A painting hangs above the fireplace. Price sits in his wheelchair, reading a book; a young man stands behind him, resting a finger on the handle, meeting the viewer’s gaze. Price’s assistant at the time posed for the portrait, standing in for all of them, Hendricks says.

Each Spring, Price circulated a page-long description of the job in his classes. Those who were interested approached him about the position. Move-in day was July 4. The new assistant would shadow his predecessor for a short time to learn the routine, but there was no way to fully prepare.

The assistant’s work began at about 6:30 a.m. and ended when he collapsed into bed at about 10 p.m, Larson said. The experience was known as the “Reynolds Price Academy for Future Husbands” for good reason. Much of the job consisted of simple chores. Take out the trash. Make dinner. Drive to campus.

“One had the sense that you had a man that was watching you with a magnifying glass,” Fleschner said. “There was a tremendous pressure not to mess up.”

Having just wrapped up hyper-social undergraduate careers, some assistants struggled with the solitude of the job. Suddenly, they had one man for companionship.

Price was grateful for the help of his assistants, and yet he was at times discouraged by the extent to which he needed them, Weldon said. He had always been fiercely independent.

“There was a tension because he would have to call you to help him lie down,” Weldon said. “He would have liked to have just been able to lie down.”

The presence of two grown men would charge any home with excess testosterone, Weldon said. Price understood that he and his assistant were bound to bicker.

“If he was a little bit short or crabby, it was easy to be resentful,” Larson said. “One had to force oneself to remember that he went through a lot more minute to minute than he even let on.”

Price took a minimal dose of medicine to keep his mind sharp for writing, but pain stalked him in the last decades of his life. When asked to measure it on a scale of one to 10, he rated it an 11, Morell said.

The management of the pain was a challenge that brought Price and his assistants closer. Fleschner recalled staying up late into the night reading Price the work of Virginia Woolf when he was sick. Morell counseled Price to help him push his pain from the forefront of his consciousness.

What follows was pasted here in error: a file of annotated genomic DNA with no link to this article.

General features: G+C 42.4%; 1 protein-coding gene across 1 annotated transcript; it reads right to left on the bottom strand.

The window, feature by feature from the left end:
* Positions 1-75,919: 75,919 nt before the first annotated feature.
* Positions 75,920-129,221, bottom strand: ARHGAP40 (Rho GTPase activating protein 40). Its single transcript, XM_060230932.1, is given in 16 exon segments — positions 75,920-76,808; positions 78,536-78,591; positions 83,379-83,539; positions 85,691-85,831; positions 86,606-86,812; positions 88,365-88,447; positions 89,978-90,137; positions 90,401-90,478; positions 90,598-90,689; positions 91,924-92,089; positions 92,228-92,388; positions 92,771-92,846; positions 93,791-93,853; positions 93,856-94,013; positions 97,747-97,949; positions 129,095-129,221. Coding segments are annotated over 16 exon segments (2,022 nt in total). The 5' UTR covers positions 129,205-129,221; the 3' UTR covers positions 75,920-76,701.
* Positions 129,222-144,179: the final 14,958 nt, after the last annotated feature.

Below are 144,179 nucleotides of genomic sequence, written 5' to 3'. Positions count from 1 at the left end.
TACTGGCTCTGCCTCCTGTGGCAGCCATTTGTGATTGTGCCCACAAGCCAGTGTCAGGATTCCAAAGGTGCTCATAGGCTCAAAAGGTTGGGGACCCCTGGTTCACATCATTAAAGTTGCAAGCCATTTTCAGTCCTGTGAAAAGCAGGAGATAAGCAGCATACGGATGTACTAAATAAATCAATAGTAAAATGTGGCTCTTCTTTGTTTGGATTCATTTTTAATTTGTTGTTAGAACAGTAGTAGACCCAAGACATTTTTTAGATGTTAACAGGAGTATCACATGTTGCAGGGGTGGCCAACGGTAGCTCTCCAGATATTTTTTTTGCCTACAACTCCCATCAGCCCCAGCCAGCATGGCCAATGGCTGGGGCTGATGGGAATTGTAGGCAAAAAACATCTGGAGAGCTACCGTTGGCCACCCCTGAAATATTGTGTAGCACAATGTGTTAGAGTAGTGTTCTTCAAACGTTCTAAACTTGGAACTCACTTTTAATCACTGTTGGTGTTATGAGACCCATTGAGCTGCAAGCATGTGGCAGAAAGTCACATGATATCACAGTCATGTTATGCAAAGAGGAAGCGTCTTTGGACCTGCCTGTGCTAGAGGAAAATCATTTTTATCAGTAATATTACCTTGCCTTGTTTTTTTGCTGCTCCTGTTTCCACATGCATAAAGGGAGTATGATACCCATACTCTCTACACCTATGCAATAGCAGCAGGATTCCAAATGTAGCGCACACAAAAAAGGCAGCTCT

“He was my therapist, and I was his,” Morell said.

Weldon delights in recounting a story he heard Price tell many times:

When Price was visiting New York in his early 30s, he paused to examine a storefront and noted the presence of a stranger beside him. Price boldly struck up a conversation with Orson Welles, the legendary director of Citizen Kane, about the beauty of a watch on display in the window.

In daily life and especially at parties, Price dazzled others with his stories. The master storyteller trained his assistants in his craft.

From time to time, Weldon detected subtle differences between his own memory of an event and Price’s telling of it.

“He’d say, ‘Buddy, if you’re going to be a writer you have to learn to embellish things sometimes. You don’t lie but you tell things in a way that would make it more interesting,’” Weldon said.

During a drive one afternoon, Price noted a subtle change in the landscape that Larson had not even registered. The teacher did not take the oversight lightly.

“He said, ‘Buddy, if you’re going to be a writer, you have to notice these things,’” Larson said.

Although his assistants were young and unproven, Price believed deeply in their talent—it was why they were drawn to the job and why he selected them for it. Price could have hired a professional nurse to care for him—it would have spared him the trouble of training an assistant each year—but he wanted to be in the company of sharp young minds, Weldon noted.

Witnessing the discipline with which Price rolled to his desk each morning and wrote inspired Larson to devise his own strategy for writing. But Larson was not a very productive writer during his time with Price, as the simple work that enabled Price to write consumed most of his time. Yet Larson found that there was much to be gained from the quiet lifestyle.